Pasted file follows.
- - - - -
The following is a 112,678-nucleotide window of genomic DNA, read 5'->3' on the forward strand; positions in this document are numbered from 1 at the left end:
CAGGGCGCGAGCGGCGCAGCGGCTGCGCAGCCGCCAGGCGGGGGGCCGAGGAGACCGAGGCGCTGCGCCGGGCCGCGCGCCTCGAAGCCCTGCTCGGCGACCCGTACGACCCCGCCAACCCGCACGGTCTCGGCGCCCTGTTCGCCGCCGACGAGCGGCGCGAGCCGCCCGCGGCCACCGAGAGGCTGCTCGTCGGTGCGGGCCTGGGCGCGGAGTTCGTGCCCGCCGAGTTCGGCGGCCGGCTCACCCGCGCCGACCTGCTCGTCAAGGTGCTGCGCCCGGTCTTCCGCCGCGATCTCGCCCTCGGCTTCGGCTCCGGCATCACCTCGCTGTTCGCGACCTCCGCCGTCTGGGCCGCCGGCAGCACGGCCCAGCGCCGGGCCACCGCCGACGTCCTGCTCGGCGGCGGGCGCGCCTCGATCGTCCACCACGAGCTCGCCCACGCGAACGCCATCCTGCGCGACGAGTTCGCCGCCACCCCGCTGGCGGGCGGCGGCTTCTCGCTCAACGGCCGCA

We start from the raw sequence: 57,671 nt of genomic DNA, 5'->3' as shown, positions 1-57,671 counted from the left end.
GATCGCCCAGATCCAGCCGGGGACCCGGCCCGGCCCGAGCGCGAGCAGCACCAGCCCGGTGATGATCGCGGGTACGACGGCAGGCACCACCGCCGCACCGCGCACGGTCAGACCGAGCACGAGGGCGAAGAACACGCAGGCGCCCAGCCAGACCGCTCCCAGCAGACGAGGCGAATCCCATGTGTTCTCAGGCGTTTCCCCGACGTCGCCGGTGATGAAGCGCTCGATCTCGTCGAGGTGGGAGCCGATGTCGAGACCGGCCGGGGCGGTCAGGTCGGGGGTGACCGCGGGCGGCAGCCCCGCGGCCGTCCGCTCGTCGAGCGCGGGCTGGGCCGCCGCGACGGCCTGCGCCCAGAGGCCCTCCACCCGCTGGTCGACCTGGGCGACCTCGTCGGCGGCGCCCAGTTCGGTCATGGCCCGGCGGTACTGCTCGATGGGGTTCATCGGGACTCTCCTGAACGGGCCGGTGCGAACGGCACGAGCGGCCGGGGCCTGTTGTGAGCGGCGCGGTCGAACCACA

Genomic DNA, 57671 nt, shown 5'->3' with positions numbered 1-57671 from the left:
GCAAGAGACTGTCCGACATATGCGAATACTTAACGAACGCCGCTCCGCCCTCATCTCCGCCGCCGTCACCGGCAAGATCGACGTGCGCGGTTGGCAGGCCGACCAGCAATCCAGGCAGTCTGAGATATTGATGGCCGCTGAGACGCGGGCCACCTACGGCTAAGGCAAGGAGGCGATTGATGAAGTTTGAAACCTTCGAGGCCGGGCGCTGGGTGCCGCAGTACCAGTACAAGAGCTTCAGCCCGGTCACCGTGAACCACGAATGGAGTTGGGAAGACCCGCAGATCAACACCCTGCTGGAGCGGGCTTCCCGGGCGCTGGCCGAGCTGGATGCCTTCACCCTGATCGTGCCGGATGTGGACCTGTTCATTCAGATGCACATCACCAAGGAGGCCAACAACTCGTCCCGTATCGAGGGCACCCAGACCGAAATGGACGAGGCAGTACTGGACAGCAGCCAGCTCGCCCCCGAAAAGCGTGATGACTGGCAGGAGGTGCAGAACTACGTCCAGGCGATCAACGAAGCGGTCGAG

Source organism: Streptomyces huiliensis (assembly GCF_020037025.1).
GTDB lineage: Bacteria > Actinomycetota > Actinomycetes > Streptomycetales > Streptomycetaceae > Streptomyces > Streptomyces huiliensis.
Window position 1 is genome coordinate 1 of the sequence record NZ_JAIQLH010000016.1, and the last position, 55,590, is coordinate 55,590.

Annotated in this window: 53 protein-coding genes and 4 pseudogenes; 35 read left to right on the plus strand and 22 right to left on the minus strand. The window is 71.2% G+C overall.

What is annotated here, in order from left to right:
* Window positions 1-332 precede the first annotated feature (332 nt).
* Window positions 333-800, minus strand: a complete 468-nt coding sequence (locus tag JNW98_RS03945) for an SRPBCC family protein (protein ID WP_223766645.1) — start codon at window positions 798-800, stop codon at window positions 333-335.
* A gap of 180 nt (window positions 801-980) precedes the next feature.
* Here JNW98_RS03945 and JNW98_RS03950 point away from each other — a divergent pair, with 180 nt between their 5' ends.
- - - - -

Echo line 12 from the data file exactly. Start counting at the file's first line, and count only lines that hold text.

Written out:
* Window positions 1-332 precede the first annotated feature (332 nt).